The NewZealand Story is a platform game developed and released in arcades by Taito in 1988. The concept and setting were inspired by a holiday trip in New Zealand by one of the Taito programmers. The player controls Tiki (ティキ), a kiwi who must save his girlfriend Phee Phee (ピューピュー) and several of his other kiwi chick friends who have been kidnapped by a large blue leopard seal. While avoiding enemies, the player has to navigate a scrolling maze-like level, at the end of which they release one of Tiki’s kiwi chick friends trapped in a cage. In 2007, the arcade game received a remake for the Nintendo DS under the title New Zealand Story Revolution.
The goal of each level is to safely get Tiki through the level, avoiding enemy fire and spikes (Tiki dies in one hit), and rescue one of his kiwi friends at the end. The weaponry starts out as an endless supply of arrows, but pickups can change these into bombs, lasers or bouncing fireballs. These act a little differently, and what is useful depends upon the player’s location. A distinctive feature of this game is the ability to ride a variety of flying vehicles, including balloons, blimps and UFOs. Vehicles can be found ready for use or can be stolen from an enemy.
The levels Tiki has to explore are quite expansive. Instead of single screen levels, they scroll along with the player and extend in all directions, encouraging the player to explore and navigate to find the exit and the many secrets hidden about the maze. On the lower left corner of the screen, there is a mini-map which shows Tiki’s position and the location of his caged kiwi friend, which is also the exit of each stage. Often, the vast size of the stages requires that Tiki get some means of transportation, often from enemies, to explore the stage and reach the exit. Though Tiki dies by enemies’ weapons and projectiles, he is not harmed by them directly.
The game features four main zones, each with four rounds, the fourth round featuring a boss fight at the end. Other features include the many secret areas and shortcuts hidden throughout the game, accessed using special hidden “warp” portals. On certain later levels, if the player loses their last life due to being killed by a projectile weapon, they will be sent up to a special “Heaven” round. Here, they can either receive a special ending or find the secret route out of Heaven and continue playing the game.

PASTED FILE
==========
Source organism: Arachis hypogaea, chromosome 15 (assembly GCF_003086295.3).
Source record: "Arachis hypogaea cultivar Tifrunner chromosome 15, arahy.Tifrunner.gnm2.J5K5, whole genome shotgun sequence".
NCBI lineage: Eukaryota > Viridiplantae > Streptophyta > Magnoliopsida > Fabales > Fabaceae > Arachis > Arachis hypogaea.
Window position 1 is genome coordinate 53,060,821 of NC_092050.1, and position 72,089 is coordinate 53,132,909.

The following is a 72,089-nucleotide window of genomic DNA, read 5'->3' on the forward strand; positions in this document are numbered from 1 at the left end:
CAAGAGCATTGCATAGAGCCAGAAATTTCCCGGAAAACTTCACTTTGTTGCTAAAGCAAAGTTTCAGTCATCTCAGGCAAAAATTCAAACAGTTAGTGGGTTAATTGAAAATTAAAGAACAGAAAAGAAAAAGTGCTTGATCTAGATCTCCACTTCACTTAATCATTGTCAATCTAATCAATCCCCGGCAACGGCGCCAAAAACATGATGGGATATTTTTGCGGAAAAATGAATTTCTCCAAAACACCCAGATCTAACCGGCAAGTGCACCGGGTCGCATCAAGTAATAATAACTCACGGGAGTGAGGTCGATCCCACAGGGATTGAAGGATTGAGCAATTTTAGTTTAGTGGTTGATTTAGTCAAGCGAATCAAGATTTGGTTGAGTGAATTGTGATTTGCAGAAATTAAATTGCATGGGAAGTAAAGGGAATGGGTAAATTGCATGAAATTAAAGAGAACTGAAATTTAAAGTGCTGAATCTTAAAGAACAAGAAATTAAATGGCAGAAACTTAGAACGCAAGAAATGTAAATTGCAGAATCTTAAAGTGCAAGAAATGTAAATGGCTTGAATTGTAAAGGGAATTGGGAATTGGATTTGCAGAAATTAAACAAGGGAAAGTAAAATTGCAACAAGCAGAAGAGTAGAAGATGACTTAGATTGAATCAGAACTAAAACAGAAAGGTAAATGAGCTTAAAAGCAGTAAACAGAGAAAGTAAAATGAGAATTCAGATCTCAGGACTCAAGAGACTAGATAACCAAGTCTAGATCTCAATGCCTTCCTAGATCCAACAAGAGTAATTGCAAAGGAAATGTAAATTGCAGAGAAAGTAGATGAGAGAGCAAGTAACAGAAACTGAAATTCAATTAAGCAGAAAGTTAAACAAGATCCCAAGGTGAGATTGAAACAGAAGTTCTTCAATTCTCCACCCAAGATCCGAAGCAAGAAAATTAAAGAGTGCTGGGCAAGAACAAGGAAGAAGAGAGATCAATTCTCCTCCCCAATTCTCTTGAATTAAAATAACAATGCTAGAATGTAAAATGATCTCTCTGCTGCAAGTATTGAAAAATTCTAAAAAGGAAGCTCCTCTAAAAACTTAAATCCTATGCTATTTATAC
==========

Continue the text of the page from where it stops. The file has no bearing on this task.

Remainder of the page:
Each stage has an invisible time limit in which the player should take to reach the exit. If the player takes too long to find it, a jingle will play, accompanied by a “Hurry Up!” message. If enough time passes after the warning, an invincible little red devil will appear onscreen to chase down Tiki and kill him instantly if it catches up to him.
The game shares several elements with previous Taito games (such as collecting letters to spell out “EXTEND”, from Bubble Bobble).
After the release of the original arcade game in 1988, the game was converted to most of the game consoles and home computers of the time. Most home releases came in 1989, with some arriving later through 1990–1992. The home computer versions were published by Ocean Software, and their home computer versions refer to Wally as a walrus on the packaging; however, the original arcade version specifically mentions him as being a leopard seal during the closing credits. The NES version was developed by Software Creations and published in the PAL regions by Ocean. In North America the NES version was published by Taito as Kiwi Kraze. The game was included in the Amiga 500 Batman Pack, which was launched in September 1989 and sold over 2 million units. Home conversions generally received good reviews in video game magazines. The game was also converted for the Japanese FM Towns and X68000 systems, providing arcade-perfect conversions, but released exclusively in Japan since both computers were only available there.
In Japan, Game Machine listed The NewZealand Story on their November 15, 1988 issue as being the ninth most-successful table arcade unit of the month. In Europe, the arcade game received positive reviews from Computer and Video Games and The Games Machine.
The ZX Spectrum conversion of The NewZealand Story, published by Ocean in 1989, achieved critical success. CRASH awarded 91%, Your Sinclair 93% and Sinclair User 82%. On the conversion from arcade to an 8-bit platform, Your Sinclair accepted the “disappointing” monochrome display for the sake of smoother play. CRASH commented on the accuracy of the character graphics and animation describing it as “an arcade conversion masterpiece”, but found the multi-load cassette version to be awkward. The gameplay was deemed “addictive”, with the variety of weapons and modes of transport being particular highlights. By November, The NewZealand Story was number 2 in the Spectrum full-price games chart. The Spectrum version was voted number 34 in the Your Sinclair Readers’ Top 100 Games of All Time. The game was ranked the 19th best game of all time by Amiga Power. Mega placed the game at #40 in their Top Mega Drive Games of All Time.
The Nintendo DS remake Revolution received average critical reception. IGN awarded Revolution a “mediocre” score of 5.9, and Eurogamer gave 6/10. While reviews highlighted the challenging and fun retro gameplay, they criticized the touch-stylus and spot-the-difference events as poorly implemented, and the level design sometimes seen as spiteful.